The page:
3 common mistakes with money – Debt

Errors occur frequently. There was the time famous softdrinks launched new product, when chat company merged with big time company. Although you can not make so many errors in judgment, you can make huge mistakes with your money. Here are three of the most common:

Do not know where your money is going

Do not know where your money is going

Although you probably know the exact value of paying your mortgage or rent, you probably do not know how much you spend on restaurants, gas, hobbies, or other needs and wants.

That’s why you must have a budget and allocate money to certain expenses each month. Be sure to track your expenses in a spreadsheet or application to see how you are spending your money. After a month or two, you might be surprised. If this is the case, you can start making adjustments and reducing some expenses.

You should also reserve a sum of money each month to create an emergency fund and save for retirement. The simplest way to do this is to create an automatic savings plan. Forcing yourself to save means you have to live on a smaller amount and you will not spend money you do not have.

Incorrect use of / not using a GFIC or CPB


There are two major accounts that investors can use to increase tax-free growth. There is the new child on the block, the GFIC path and the old method, the CPB. But many people do not use these accounts correctly or use any of these accounts. According to Statistics Canada, only 22.9% of taxpayers contributed to an CPB in 2015 (the latest available data).

Some common CPB and GFIC errors included:

Do not contribute (CPBs and GFICs) – CPBs are structured to save for retirement while GFICs can be used to save for retirement or other financial goals. If you have high interest debt, it makes sense not to contribute to either account. But if you have money available, you should register in an CPB or GFIC.

Make an Excessive Contribution (CPB and GFIC) – The CPB contribution limit for the 2017 taxation year is the lesser of 18% of your previous year’s earned income or $ 26,010 plus unused space from previous years . Although you have a lifetime limit of $ 2,000, you will have to pay a penalty of 1% per month on the amount you paid for an excessive contribution. For GFICs, the contribution limit is $ 5,500 in 2017, plus unused GFIC contribution periods compared to previous years. The monthly 1% penalty on the amount you are overweight also applies to GFICs. To avoid paying a penalty, find out how much space you have before making a contribution to one of the accounts. Your assessment notice will tell you the CPB contribution you have. To see how much you contributed to the GFIC, contact the Canada Revenue Agency.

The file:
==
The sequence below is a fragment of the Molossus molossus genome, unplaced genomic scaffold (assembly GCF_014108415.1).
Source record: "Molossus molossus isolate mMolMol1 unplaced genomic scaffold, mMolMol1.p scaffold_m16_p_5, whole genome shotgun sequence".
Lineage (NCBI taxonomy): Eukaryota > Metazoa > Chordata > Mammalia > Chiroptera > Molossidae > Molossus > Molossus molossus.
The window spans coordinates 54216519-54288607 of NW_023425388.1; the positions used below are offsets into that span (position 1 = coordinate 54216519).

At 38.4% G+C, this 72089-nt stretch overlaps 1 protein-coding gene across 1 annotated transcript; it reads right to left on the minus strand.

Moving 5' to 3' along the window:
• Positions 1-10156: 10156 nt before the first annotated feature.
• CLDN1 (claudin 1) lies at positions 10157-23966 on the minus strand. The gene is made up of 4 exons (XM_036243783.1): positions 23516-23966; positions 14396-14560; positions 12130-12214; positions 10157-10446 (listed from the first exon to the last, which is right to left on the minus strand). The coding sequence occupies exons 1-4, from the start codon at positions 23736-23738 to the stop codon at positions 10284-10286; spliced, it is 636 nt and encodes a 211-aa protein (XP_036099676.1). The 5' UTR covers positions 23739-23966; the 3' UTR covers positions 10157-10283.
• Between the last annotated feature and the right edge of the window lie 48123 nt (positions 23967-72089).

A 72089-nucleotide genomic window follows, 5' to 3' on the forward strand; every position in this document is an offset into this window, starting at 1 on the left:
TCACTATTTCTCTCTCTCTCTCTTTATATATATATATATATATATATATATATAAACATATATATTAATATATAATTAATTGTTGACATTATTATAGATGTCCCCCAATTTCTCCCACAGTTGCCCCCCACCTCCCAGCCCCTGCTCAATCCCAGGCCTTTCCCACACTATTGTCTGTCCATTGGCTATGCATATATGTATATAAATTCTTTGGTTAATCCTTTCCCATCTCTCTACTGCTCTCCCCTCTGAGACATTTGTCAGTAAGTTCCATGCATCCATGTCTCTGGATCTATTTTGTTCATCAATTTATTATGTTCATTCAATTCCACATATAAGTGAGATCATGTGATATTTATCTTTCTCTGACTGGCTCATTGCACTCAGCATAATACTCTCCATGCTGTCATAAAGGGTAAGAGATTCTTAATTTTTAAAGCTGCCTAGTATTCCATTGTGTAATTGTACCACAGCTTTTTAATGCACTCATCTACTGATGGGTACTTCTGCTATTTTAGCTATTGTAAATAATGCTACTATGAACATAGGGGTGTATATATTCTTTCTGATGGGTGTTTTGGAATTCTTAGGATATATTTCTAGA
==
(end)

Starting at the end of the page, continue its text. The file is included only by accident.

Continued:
Waiting to make a contribution (CPB) – If you’re one of those people who wait until the last minute to make an CPB contribution, you are not alone. A 2015 CIBC survey found that half of Canadians intending to contribute to an CPB left it in the last two weeks before the deadline. Your money will have more time to grow if you make contributions on a regular basis, leaving you more money in retirement. Even though the CPB contribution period for the 2017 tax year is March 1, 2018, you can start adding money to your account now.

Cash Deductions (CPBs and GFICs) – When individuals make CPB contributions at the last minute, they usually hold cash or buy a cash fund because they have not had time to take cash. investment decisions. And even though a GFIC is a tax-free savings account, it should be considered a tax-free investment account since you can hold GICs, stocks, bonds, mutual funds and negotiated funds. on the Stock Exchange (ETF). Growth CPBs and GFICs are also attractive because of higher risk investments and the ability to hold investment income. If you withhold money and earn only 1% or 2% of the interest, the tax savings will be minimal.

Take an early withdrawal (CPB) – If you plan to withdraw from your CPB to pay off debt, buy a car or take a vacation, think again. When you take an early withdrawal from the CPB, you must pay a tax on the amount you withdraw. You do not collect the CPB contribution if you make a withdrawal and your money has less time to grow. However, if you take advantage of the Home Buyers’ Plan or the Lifelong Learning Plan, your money is not taxed unless you repay the amount you withdraw.

Pay high fees on financial products


If you are one of those people with a checking account that comes with a monthly fee of $ 30, you pay too much. You can get most of the same services and features with an online checking account offered by Best Financial or Melon. But best, there are no monthly fees.

Mutual funds are also known to have high costs. If you have an investment advisor, you sometimes have to pay a commission (called an expense or sales commission) when you buy or sell the funds. You must also pay an annual fee-the management expense ratio (GFIC) -which can be used in your returns. According to a 2015 Brightstar report, the average GFIC for Canadian equity funds was 2.35% or 2.35 cents for every dollar invested.

Instead, you can buy indexed funds – which are passively managed – from a number of financial institutions that charge lower GFICs. For example, TD Series e-Funds have GFICs as low as 0.33%. This equates to 0.33 cents of fees for every dollar you invest. Or you can buy ETFs, which generally have lower GFICs than the funds in the index. If you are not a fan of indexing and want your money to be managed by a professional, all offer lower cost funds than some of the leading fund companies. mutual funds and banks.